When I was a wee young lad, the local FM station in town did something called an “Album Side” every Wednesday night at 8 pm. It was a great way to hear half of an album before plunking down five hard earned dollars at the record store. It was also a way to sometimes get a recording of half of the songs on the album using the trusty stereo cassette deck.
By way of these unauthorized recordings, I accumulated a bunch of cassette tapes that had bands like Aerosmith on one side and Foreigner on the other. Often, the last 8-10 minutes of a cassette tape side would be silent. This, coupled with the auto reverse mechanism on the cassette deck often lead to confusion with my high school sweet heart… the music ends, then while we were otherwise distracted and several minutes later, the music begins again at high volume.
I grew up in much simpler times than these.
In any case, the advent of the CD pretty much ruined the concept of album sides. It means much less to somebody to have a show where one would play “half the songs on a CD, one after another, without commercials or liners.” When CD’s became the norm for music playback somewhere in the late 1980’s early 1990’s so went the album side. These days, with computers, MP3’s and all the other music storage mediums, most people wouldn’t even know what an album side was. The shame of it is, it was a great selling tool for the record industry. Even though I owned those bootleg cassette tapes, later on, I went out and bought almost all of the albums that I had illegally recorded off of the radio. To get the other side.
3 thoughts on “The death of the Album Side”
The music industry is changing BIG time. I remember the record pushers storming into stations like gangsters, and pushing their “hot wax” on the DJs and Music Directors. Not any more! The industry was originally setup in a way such that the artist was lucky to get 10% of the record sales. Some artists who didn’t understand contracts got nothing! The music mob, which consisted of the record companies, producers, composers, writers, pressing plants and their associations ended up with the lion’s share of the money from beginning to eternity. I think a universal music licensing system is coming soon because the status-quo just can’t control the distribution anymore. Digital audio files and the Internet have really screwed up their cartel. I remember the guy at Napster after they were sued by RIAA saying, “Technology Always Wins”! The broadcast stations have been paying royalties based on market size, and any attempt at reform has always been successfully quashed by the licensors and the RIAA lobby.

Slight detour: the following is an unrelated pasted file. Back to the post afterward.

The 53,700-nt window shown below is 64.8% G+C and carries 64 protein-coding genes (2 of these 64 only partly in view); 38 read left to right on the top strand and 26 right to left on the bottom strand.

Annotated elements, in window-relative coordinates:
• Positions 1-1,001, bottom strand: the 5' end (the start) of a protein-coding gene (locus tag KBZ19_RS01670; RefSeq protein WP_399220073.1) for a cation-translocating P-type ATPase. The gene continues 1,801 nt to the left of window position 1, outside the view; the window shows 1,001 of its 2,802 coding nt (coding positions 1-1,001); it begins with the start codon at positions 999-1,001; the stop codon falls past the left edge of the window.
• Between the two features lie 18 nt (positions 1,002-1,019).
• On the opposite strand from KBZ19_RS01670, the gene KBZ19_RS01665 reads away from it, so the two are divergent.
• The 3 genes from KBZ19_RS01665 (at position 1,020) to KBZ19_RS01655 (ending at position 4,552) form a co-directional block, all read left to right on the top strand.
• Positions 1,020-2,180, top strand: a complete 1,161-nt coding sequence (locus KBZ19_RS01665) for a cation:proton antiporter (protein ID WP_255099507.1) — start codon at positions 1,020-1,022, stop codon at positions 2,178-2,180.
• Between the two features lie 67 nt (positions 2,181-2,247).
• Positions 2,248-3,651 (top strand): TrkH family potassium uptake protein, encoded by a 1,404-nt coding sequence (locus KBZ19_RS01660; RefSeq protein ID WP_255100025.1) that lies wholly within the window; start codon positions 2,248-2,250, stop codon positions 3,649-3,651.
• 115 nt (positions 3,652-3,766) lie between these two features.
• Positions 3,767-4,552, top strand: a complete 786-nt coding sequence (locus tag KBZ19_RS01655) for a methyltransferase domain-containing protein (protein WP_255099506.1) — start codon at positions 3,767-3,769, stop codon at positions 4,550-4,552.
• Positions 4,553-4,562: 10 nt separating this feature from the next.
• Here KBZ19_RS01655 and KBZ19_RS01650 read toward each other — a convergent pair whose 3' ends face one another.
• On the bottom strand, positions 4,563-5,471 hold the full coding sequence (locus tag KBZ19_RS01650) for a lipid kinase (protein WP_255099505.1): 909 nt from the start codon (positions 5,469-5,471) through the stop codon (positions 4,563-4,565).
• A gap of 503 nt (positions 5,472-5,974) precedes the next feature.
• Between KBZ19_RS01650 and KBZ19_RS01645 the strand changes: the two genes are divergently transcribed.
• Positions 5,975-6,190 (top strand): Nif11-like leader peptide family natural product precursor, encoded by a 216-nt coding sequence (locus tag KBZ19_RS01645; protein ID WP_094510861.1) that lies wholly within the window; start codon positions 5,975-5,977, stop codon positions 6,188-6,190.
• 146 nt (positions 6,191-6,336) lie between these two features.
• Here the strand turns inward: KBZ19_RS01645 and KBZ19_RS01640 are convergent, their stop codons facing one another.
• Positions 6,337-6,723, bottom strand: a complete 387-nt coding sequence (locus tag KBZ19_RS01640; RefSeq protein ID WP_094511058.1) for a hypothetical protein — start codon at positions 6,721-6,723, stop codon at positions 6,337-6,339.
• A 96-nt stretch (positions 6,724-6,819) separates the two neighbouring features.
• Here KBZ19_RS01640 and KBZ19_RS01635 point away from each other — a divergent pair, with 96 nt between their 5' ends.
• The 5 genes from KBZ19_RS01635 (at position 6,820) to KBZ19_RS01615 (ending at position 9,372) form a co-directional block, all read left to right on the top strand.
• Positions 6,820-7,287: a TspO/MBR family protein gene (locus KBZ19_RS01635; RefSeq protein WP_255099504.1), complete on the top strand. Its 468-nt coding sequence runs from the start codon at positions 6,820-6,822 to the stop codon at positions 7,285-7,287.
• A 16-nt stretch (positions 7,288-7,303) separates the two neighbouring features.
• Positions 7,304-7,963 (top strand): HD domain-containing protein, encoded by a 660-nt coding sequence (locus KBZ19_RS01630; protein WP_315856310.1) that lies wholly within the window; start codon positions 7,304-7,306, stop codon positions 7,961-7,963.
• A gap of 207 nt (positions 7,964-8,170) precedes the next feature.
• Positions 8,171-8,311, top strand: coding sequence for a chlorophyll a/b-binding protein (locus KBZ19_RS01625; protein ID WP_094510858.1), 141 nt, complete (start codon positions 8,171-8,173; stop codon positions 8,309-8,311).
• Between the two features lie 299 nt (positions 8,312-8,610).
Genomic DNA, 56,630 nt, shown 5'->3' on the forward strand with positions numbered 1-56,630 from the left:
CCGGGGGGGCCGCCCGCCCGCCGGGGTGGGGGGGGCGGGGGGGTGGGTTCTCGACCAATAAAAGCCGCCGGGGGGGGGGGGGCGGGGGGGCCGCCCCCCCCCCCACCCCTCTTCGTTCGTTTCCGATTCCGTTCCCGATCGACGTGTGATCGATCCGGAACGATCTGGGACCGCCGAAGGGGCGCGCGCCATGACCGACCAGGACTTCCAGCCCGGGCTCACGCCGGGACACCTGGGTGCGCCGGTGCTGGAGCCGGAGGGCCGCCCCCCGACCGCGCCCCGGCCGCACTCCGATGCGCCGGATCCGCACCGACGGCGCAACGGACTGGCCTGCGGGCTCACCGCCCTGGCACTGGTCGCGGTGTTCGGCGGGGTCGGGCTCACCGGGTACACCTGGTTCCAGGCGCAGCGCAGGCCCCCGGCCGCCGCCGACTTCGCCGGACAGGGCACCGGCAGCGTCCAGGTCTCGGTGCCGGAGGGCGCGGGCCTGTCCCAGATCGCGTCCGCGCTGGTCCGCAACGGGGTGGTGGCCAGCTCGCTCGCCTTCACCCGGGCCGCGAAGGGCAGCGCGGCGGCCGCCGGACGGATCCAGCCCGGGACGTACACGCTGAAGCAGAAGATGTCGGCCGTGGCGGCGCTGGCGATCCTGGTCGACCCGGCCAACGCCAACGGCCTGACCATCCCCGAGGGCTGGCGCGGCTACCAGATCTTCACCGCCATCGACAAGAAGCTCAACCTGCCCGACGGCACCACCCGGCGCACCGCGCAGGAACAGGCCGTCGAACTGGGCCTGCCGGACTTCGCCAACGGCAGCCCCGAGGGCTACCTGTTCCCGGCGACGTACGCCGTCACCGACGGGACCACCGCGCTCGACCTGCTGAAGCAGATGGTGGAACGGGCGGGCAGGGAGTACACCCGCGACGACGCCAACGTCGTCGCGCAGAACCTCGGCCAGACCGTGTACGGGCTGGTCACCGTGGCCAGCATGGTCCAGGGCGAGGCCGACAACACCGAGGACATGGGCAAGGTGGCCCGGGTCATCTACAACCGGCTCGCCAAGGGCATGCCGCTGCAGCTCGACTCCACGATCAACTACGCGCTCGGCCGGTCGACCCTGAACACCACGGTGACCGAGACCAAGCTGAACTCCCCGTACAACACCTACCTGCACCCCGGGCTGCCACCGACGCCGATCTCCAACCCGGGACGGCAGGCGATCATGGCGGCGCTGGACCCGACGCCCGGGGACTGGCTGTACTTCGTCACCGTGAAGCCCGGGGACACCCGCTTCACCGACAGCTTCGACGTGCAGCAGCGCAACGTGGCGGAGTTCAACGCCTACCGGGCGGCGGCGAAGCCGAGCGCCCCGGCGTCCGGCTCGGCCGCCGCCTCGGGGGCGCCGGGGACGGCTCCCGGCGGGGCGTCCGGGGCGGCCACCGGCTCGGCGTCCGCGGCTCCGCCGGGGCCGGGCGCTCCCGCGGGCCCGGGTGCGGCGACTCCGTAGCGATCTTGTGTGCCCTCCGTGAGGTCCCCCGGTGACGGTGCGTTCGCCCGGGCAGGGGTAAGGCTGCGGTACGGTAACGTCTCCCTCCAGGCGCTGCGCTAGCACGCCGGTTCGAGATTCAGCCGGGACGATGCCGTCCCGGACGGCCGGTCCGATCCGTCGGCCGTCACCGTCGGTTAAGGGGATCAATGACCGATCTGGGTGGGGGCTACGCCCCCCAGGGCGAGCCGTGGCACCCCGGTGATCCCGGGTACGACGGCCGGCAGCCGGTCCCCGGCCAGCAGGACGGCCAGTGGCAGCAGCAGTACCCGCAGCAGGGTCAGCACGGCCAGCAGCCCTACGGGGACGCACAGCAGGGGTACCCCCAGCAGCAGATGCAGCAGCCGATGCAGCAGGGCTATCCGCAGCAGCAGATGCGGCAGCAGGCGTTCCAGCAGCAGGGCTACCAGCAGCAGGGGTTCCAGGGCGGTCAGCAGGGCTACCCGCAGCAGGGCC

Here in Toronto, Canada, our biggest commercial classic rock station Q107 (CILQ, 107.1) still plays album sides during their weekend afternoon programming. These are from classic albums by bands like Pink Floyd, the Beatles, Led Zepplin, and the Who. This station is a throwback in many ways, having live DJs who actually know and talk about the music, and programming that plays more than just the top hits of yesteryear. So playing an entire albums side without interruption fits right in there.
Greg, I’ll have to give a listen next time I am up in your neck of the woods.